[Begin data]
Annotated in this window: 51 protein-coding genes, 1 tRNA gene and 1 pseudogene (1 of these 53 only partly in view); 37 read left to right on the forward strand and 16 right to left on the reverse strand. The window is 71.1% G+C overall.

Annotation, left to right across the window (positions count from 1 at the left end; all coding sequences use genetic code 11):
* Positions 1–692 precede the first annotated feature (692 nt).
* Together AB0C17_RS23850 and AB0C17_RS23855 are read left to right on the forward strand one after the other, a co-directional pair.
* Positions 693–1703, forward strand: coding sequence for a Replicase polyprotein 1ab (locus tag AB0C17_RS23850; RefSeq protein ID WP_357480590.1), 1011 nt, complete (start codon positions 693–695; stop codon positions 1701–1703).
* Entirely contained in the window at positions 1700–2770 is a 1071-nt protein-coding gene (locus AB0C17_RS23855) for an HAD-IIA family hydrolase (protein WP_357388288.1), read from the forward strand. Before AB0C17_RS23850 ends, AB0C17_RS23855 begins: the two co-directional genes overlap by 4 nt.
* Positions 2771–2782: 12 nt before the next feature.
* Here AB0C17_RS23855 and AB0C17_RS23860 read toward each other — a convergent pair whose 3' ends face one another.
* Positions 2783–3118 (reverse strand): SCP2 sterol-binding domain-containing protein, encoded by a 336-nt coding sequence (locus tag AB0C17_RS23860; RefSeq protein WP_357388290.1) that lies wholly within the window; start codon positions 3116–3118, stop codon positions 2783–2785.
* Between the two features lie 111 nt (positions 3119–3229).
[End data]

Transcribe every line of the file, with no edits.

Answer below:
Annotated in this window: 51 protein-coding genes, 1 tRNA gene and 1 pseudogene (1 of these 53 only partly in view); 37 read left to right on the forward strand and 16 right to left on the reverse strand. The window is 71.1% G+C overall.

Annotation, left to right across the window (positions count from 1 at the left end; all coding sequences use genetic code 11):
* Positions 1–692 precede the first annotated feature (692 nt).
* Together AB0C17_RS23850 and AB0C17_RS23855 are read left to right on the forward strand one after the other, a co-directional pair.
* Positions 693–1703, forward strand: coding sequence for a Replicase polyprotein 1ab (locus tag AB0C17_RS23850; RefSeq protein ID WP_357480590.1), 1011 nt, complete (start codon positions 693–695; stop codon positions 1701–1703).
* Entirely contained in the window at positions 1700–2770 is a 1071-nt protein-coding gene (locus AB0C17_RS23855) for an HAD-IIA family hydrolase (protein WP_357388288.1), read from the forward strand. Before AB0C17_RS23850 ends, AB0C17_RS23855 begins: the two co-directional genes overlap by 4 nt.
* Positions 2771–2782: 12 nt before the next feature.
* Here AB0C17_RS23855 and AB0C17_RS23860 read toward each other — a convergent pair whose 3' ends face one another.
* Positions 2783–3118 (reverse strand): SCP2 sterol-binding domain-containing protein, encoded by a 336-nt coding sequence (locus tag AB0C17_RS23860; RefSeq protein WP_357388290.1) that lies wholly within the window; start codon positions 3116–3118, stop codon positions 2783–2785.
* Between the two features lie 111 nt (positions 3119–3229).